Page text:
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And vindicate his wrongs;
And grateful Cambria's songs.
On sea, on land, thou still didst brave
Yon moss-grown fount, beside;
The waters' scaly pride,
In future times thy honour'd name
Shall emulate brave Urien's fame!
Surrounded by the numerous foe,
Well didst thou deal th' unequal blow.
More horrid than the lightning's glance,
Flastj'd the red meteors from thy lance,
Dire, and more dire, the conflict grew;
Thousands before thy presence flew;
While borne in thy triumphal car,
Majestic as the god of war,
Midst charging hosts unmov'd you stood,
Or waded thro' a sea of blood.
Immortal fame shall be thy meed,
Due to every glorious deed ,
Which latest annals shall record,
Beloved and victorious Lord! - <
Grace, Wisdom, Valour, all are thine,
Owain Glyndwrdwy divine!
Meet emblem of a two-edg'd sword,
Dreaded in war, in peace ador'd!
Steer thy swift ships to Albion's coast
Pregnant with thy martial host.
Thy robes are white as driven snow,
But terrible in war thou art,
Loud Fame has told thy gallant deeds,
Strike then your harps, ye Cambrian Bards;
Though heroic Poetry was afterwards no more attempted in Wales, a long series of Bards succeeded, who by their elegies and odes have made their names memorable to ages. Among these Davydd ab Gwilym ', the Welsh Ovid, possesses a deserved pre-eminence. He often adds the sublime to the beautiful; of which his Cywydd y Daran1, or Ode of the Thunder, is a noble proof. It is the picture of a well-chosen scene, admirably varied: it opens with placid ideas, and rural images; a lovely maiden, and a delightful prospect: then succeeds a sudden and tremendous change of the elements i the beauties of nature overshadowed and concealed; the terror of animals, and the shrieks of the fair-one. A thousand instances of similar excellence might be produced from the writings of this elegant Bard, and his contemporaries. Let those who complain that by the present scarcity of works of genius they are reduced to bestow on Horace, Pindar, and Gray, a tenth perusal, explore the buried treasures of Welsh Poetry, and their search will be rewarded with new sources of pleasure, and new beauties of language and fancy.
* The seal of O-wain Glyndnxir, as described in a MS. was, the effigy of Oivain sitting in a chair of state, holding a scepter in his right hand, and a globe in his left; and by his side were three lions, two and one: on the other, he is represented on horseback.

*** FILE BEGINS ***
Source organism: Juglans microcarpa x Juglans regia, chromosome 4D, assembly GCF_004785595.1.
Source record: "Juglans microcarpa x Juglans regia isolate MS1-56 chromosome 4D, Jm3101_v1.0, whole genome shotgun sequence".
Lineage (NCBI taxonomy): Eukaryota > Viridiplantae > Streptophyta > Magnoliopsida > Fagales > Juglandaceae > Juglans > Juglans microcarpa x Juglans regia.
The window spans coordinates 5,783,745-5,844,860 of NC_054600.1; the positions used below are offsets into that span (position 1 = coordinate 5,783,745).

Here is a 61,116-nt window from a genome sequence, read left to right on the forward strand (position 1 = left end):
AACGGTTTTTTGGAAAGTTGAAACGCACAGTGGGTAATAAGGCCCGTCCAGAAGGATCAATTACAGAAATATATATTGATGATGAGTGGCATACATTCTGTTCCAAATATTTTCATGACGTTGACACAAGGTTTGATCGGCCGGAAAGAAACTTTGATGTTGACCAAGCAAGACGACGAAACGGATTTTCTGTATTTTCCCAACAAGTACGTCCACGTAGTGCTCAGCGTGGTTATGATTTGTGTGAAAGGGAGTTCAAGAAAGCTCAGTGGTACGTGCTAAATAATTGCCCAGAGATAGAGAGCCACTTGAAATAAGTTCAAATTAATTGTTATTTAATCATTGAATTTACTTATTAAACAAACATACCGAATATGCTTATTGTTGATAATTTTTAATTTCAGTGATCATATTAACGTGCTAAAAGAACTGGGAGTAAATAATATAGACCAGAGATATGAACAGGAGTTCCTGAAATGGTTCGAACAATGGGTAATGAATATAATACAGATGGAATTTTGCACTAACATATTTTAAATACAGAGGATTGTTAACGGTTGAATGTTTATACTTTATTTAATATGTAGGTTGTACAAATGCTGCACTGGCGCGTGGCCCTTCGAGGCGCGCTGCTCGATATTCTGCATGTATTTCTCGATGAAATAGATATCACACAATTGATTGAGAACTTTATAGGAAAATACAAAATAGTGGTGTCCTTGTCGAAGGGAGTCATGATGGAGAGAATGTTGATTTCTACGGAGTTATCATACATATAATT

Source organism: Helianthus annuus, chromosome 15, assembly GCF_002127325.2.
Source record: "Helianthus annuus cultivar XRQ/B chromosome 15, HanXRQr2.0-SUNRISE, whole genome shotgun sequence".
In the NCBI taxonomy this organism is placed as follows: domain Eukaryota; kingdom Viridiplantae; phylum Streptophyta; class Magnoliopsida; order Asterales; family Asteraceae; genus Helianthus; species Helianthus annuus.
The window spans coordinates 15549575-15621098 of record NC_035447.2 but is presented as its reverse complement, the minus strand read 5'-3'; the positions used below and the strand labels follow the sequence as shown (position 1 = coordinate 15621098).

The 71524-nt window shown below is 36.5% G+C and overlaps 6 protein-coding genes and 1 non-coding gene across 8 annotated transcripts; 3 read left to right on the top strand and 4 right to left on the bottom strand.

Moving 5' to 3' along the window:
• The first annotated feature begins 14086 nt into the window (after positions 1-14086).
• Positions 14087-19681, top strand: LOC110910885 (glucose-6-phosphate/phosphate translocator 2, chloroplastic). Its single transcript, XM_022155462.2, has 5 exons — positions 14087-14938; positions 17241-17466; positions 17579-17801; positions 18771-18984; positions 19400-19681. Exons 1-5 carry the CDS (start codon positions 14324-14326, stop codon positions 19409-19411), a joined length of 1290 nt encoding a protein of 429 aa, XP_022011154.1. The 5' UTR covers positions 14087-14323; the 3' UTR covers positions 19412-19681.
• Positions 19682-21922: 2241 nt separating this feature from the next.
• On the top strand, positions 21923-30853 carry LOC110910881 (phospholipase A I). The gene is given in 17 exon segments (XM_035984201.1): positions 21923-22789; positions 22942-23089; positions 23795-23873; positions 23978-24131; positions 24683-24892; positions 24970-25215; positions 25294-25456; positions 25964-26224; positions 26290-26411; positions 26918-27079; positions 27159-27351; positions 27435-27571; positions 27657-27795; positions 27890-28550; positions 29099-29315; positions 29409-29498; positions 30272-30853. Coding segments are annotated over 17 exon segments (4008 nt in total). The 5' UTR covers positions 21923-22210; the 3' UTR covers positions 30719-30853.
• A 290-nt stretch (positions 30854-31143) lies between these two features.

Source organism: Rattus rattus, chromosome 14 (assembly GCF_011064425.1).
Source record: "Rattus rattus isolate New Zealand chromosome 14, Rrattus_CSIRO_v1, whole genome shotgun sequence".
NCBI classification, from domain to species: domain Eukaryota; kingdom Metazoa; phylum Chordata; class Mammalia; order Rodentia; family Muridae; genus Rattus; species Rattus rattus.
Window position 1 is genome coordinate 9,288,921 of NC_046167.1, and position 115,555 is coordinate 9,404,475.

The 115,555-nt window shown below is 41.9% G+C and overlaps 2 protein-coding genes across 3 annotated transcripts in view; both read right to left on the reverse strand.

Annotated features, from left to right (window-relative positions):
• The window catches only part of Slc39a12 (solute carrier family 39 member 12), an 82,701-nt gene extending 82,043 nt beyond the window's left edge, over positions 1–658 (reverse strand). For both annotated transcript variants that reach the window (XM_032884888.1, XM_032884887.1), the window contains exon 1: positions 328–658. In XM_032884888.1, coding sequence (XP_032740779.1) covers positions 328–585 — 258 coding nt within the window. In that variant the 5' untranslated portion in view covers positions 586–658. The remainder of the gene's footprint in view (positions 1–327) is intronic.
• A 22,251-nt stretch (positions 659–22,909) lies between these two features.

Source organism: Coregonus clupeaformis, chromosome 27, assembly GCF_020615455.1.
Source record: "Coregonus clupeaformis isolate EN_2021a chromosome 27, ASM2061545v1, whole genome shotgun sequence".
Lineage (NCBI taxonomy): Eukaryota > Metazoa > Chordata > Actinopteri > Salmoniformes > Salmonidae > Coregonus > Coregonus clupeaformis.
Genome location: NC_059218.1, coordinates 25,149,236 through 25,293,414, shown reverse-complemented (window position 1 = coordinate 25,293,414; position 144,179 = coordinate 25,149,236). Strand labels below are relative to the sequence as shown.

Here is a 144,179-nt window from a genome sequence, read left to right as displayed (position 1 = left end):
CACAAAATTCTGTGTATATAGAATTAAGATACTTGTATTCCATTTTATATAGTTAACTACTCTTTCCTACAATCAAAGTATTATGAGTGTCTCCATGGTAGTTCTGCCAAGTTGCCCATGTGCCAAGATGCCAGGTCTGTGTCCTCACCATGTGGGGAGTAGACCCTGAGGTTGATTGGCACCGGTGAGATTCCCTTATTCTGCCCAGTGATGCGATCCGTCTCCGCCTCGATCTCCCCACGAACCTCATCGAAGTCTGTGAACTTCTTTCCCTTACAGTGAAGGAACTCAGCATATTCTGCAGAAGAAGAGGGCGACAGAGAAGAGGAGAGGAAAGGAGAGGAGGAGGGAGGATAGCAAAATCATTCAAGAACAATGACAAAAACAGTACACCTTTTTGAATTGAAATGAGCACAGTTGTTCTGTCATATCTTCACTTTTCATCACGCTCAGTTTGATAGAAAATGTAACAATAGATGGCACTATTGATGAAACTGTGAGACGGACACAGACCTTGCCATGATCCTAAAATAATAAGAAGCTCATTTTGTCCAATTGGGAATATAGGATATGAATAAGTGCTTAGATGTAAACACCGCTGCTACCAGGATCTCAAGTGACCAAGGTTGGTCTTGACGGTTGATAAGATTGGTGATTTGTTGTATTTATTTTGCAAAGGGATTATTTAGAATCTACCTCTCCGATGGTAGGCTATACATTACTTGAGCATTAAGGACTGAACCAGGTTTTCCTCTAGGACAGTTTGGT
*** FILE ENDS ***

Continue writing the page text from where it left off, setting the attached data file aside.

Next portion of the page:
1 Davydd ab Gnxilym, flourished about the year 1370. All this Bard's poems are published in an octavo volume, with an account of his life, &c. in English. The title is, Barddouiaclh Davydd ab Gwilym 1 and fold by Williams, Bookieller, in the Strand.
1 The Ode of the Thunder is in p. 20 of Davydd ab Gwi lym's Works. For the following remarks I am obliged to that excellent Welfli critic, the late Mr. Lewis Morris. "Mr. Pope, in his Preface to the Iliad, enumerating Homer's excellencies, next to his boundless invention places his imitative sounds, and
makes them peculiar to him and Firgil, and fays that no other poet ever reached this point of art.
"Davydd ab G-ivilym, if I mistake nor, has also a strong claim to this excellency. You mult either allow of the atomical philosophy; or thar, copying nature by its own light, he intended his Cyiuydd y Daran should found what it really is—a description bt thunder and lightning, though in his love poems, and other soft subjects (of which I have now by me near a hundred), he is as'smooth, and glides as easy, as an Italian song.
"Let those who are not over partial to the school languages, and are proper judges of ours, compare this poem in its sounds, and the loftiness ot its metaphors, with the best passages of this kind in the above authors; and I doubt not but they will deem this boldness of comparison exculable, let Homer's character be ever so sacred." Thsau V ben oesoedd.
ODE ODE TO THE SUN*, by Davydd ab Gwilym K
Translated into English, by Mr. David Samiuell.
This Ode was written by the Bard, to testify his gratitude to the inhabitants of the county of Glamorgan, who had (it would seem) by a general subscription, raised a sum of money to liberate him from confinement, into which he had been thrown, on account of a sine laid upon him, for an illicit amour with the wife of a person of the name of Cymirig Cynin\ whom he had latiiizcd in several parts of his work, under the name of B<wa bah, or the little Hunchback.
Yr Haul dig ar vy neges
Rbed ti, cyd bycb rhod y tis, &c.
While Summer reigns, delightful Sun!
The fairest planet thou, that flies
O thou! with radiant glory crown'd,
Before all planets thee I prize,
* Milton finely calls the Sun, "The eye and foul of this world."
'See the I ife and Writings of Davydd ab Giuilym, p. 180. glinted by Williams, in the Strand.
But o'er her green vales through the day,
Great Sun! how wide thy glory streams!
A name immortal shall belong
Were hospitality denied
4 North Wales. s Glamorgan.
'A river in Glamorganshire. Also, there is a venerable town and castle of that name.
Dear Morvydh claims my first regard,
Full oft, when Night her mantle spread,
Her voice I know the groves among,
Absent from her I find no rest,
At her approach my sorrows fly, My heart exults with ecstasy; The faithful Muse renews her strain, Poetic Visions fire my brain; Sound judgement leads my steps along, And flowing language crowns my song; But not one happy hour have I If lovely Morvydh be not nigh.
Monody on Sion ESs, or John the Nightingale, so called from his celebrity on the Harp, for which he had no equal. He was sentenced to die for man-slaughter: his weight in gold was offered for his ransom; but the law required life for life!
This pathetic Elegy was fung by Davydd ab Edmwnt, a celebrated Bard, who obtained the badge of the British Olympics, about A. D. 1450.